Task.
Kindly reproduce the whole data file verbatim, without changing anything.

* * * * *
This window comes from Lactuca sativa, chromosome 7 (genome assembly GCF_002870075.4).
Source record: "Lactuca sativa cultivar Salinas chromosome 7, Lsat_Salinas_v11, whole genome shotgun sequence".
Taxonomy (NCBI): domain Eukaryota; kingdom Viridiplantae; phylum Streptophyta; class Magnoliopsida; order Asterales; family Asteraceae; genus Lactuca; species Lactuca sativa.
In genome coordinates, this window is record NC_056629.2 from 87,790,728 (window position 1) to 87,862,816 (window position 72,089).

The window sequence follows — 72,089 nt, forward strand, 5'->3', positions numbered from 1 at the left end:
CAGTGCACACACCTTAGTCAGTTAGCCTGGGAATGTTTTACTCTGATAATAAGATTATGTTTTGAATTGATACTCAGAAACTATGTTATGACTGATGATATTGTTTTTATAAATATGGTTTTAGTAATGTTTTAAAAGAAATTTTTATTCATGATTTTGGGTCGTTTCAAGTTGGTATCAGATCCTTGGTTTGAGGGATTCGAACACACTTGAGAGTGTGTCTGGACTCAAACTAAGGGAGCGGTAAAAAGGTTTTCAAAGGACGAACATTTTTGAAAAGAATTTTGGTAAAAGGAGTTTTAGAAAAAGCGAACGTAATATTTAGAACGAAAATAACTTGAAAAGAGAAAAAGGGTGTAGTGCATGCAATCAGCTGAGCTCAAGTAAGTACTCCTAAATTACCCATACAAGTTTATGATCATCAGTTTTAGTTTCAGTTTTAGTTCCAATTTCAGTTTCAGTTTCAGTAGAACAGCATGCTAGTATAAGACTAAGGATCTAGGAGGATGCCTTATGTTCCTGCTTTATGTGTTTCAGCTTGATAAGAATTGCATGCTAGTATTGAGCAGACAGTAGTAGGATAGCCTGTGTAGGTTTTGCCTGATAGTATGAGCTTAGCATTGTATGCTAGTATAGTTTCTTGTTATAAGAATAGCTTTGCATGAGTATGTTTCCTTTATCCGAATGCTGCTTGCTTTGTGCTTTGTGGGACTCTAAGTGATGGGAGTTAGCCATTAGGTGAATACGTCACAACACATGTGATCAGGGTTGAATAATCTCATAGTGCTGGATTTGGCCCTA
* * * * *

This window comes from Lactuca sativa, chromosome 7 (genome assembly GCF_002870075.4).
Source record: "Lactuca sativa cultivar Salinas chromosome 7, Lsat_Salinas_v11, whole genome shotgun sequence".
Taxonomy (NCBI): domain Eukaryota; kingdom Viridiplantae; phylum Streptophyta; class Magnoliopsida; order Asterales; family Asteraceae; genus Lactuca; species Lactuca sativa.
In genome coordinates, this window is record NC_056629.2 from 87,790,728 (window position 1) to 87,862,816 (window position 72,089).

The window sequence follows — 72,089 nt, forward strand, 5'->3', positions numbered from 1 at the left end:
CAGTGCACACACCTTAGTCAGTTAGCCTGGGAATGTTTTACTCTGATAATAAGATTATGTTTTGAATTGATACTCAGAAACTATGTTATGACTGATGATATTGTTTTTATAAATATGGTTTTAGTAATGTTTTAAAAGAAATTTTTATTCATGATTTTGGGTCGTTTCAAGTTGGTATCAGATCCTTGGTTTGAGGGATTCGAACACACTTGAGAGTGTGTCTGGACTCAAACTAAGGGAGCGGTAAAAAGGTTTTCAAAGGACGAACATTTTTGAAAAGAATTTTGGTAAAAGGAGTTTTAGAAAAAGCGAACGTAATATTTAGAACGAAAATAACTTGAAAAGAGAAAAAGGGTGTAGTGCATGCAATCAGCTGAGCTCAAGTAAGTACTCCTAAATTACCCATACAAGTTTATGATCATCAGTTTTAGTTTCAGTTTTAGTTCCAATTTCAGTTTCAGTTTCAGTAGAACAGCATGCTAGTATAAGACTAAGGATCTAGGAGGATGCCTTATGTTCCTGCTTTATGTGTTTCAGCTTGATAAGAATTGCATGCTAGTATTGAGCAGACAGTAGTAGGATAGCCTGTGTAGGTTTTGCCTGATAGTATGAGCTTAGCATTGTATGCTAGTATAGTTTCTTGTTATAAGAATAGCTTTGCATGAGTATGTTTCCTTTATCCGAATGCTGCTTGCTTTGTGCTTTGTGGGACTCTAAGTGATGGGAGTTAGCCATTAGGTGAATACGTCACAACACATGTGATCAGGGTTGAATAATCTCATAGTGCTGGATTTGGCCCTA